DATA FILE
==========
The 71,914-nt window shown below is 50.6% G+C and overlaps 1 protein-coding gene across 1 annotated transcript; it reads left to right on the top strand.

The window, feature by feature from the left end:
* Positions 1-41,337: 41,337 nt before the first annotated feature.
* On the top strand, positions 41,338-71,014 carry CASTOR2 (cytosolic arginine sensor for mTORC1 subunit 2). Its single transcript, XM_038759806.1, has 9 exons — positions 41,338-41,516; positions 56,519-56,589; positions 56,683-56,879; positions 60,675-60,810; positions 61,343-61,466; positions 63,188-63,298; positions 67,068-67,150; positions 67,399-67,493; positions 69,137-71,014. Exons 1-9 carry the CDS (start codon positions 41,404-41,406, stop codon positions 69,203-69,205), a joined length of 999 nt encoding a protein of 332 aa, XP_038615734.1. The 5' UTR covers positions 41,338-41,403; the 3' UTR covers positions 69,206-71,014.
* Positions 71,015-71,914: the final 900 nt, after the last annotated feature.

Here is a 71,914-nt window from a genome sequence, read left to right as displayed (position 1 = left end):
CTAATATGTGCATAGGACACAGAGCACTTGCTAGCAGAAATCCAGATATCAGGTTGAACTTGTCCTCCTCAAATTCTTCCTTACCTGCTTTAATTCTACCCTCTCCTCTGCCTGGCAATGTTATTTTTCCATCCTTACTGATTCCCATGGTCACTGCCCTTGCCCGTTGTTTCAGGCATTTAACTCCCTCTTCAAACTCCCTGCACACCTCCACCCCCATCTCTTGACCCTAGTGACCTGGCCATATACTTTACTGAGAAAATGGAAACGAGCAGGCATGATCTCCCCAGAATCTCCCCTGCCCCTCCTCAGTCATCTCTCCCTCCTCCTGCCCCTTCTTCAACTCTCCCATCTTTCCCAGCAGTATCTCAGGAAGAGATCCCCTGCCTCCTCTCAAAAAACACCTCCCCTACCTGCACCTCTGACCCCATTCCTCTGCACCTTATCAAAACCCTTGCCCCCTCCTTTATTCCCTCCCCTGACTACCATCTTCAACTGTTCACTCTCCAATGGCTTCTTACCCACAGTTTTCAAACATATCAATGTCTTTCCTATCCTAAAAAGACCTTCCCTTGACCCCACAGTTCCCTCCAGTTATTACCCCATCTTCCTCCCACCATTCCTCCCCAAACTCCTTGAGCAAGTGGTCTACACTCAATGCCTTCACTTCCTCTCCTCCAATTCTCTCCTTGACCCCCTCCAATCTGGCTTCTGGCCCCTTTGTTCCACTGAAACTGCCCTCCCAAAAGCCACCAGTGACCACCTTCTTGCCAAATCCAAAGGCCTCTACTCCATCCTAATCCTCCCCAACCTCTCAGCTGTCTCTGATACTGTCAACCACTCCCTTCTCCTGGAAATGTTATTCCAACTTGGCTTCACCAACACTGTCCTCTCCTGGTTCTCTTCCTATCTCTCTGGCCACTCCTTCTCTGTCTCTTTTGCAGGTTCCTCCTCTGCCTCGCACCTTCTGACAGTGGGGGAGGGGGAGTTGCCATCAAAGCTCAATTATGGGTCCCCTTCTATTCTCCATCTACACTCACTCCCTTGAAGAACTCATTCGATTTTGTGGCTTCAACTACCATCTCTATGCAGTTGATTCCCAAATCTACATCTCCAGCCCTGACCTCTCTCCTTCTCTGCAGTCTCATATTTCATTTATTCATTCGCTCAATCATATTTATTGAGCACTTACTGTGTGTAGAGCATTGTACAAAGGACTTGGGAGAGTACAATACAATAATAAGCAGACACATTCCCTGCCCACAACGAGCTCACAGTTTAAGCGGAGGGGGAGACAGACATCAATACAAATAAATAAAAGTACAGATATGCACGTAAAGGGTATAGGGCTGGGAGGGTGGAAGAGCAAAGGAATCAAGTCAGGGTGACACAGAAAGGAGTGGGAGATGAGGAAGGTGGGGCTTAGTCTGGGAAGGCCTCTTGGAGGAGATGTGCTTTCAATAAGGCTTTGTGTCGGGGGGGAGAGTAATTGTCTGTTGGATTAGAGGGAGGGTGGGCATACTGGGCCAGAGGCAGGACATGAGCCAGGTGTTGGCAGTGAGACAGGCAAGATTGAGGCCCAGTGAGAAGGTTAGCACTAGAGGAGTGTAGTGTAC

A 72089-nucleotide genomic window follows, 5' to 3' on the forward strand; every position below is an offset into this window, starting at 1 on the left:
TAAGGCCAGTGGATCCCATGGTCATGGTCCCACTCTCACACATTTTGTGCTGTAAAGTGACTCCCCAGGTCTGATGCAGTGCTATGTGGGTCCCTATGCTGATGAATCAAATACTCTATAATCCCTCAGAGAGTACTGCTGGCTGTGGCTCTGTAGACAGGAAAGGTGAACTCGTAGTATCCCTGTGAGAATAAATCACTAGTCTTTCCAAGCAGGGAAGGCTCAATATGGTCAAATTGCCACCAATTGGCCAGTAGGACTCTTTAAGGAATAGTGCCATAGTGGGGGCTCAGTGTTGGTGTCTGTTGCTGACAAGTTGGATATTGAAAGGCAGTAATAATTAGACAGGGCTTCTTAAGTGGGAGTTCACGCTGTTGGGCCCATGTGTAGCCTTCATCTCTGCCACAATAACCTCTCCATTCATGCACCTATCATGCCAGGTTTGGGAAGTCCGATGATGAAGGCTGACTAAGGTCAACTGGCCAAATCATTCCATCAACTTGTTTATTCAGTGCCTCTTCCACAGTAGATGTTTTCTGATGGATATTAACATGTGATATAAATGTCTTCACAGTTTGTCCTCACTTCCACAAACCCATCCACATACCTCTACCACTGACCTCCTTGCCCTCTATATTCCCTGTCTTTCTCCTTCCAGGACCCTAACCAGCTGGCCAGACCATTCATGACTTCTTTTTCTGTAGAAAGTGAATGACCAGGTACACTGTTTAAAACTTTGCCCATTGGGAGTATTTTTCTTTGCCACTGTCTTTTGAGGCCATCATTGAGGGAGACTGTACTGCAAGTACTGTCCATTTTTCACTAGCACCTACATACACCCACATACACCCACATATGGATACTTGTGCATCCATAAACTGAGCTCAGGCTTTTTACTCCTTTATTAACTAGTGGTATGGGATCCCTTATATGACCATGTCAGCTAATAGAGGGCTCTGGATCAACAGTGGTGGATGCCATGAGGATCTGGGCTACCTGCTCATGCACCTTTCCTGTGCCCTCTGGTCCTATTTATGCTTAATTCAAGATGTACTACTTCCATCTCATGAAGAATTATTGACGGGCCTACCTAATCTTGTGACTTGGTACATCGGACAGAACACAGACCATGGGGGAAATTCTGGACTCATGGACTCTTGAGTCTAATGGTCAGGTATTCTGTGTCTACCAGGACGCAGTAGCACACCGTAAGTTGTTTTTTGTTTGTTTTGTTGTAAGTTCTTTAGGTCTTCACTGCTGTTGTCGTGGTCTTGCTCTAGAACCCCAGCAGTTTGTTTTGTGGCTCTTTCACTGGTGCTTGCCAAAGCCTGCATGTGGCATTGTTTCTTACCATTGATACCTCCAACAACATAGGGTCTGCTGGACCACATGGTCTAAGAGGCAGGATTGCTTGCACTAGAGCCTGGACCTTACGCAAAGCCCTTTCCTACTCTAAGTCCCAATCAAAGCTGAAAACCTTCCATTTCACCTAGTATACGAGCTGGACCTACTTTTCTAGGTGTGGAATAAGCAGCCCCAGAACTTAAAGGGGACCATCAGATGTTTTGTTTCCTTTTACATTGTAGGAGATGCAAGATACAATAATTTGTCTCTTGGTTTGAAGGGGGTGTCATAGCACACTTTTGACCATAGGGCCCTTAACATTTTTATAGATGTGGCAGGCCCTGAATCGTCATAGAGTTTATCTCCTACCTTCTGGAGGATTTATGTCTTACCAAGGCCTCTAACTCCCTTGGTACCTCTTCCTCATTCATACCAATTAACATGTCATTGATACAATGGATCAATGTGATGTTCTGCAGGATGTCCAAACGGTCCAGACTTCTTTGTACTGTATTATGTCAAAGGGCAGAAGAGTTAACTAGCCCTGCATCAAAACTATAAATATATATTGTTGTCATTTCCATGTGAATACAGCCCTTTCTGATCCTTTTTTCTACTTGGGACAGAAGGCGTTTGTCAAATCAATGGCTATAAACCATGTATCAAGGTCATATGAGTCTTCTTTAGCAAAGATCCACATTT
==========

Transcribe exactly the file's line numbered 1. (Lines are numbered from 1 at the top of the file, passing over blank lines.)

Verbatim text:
The 71,914-nt window shown below is 50.6% G+C and overlaps 1 protein-coding gene across 1 annotated transcript; it reads left to right on the top strand.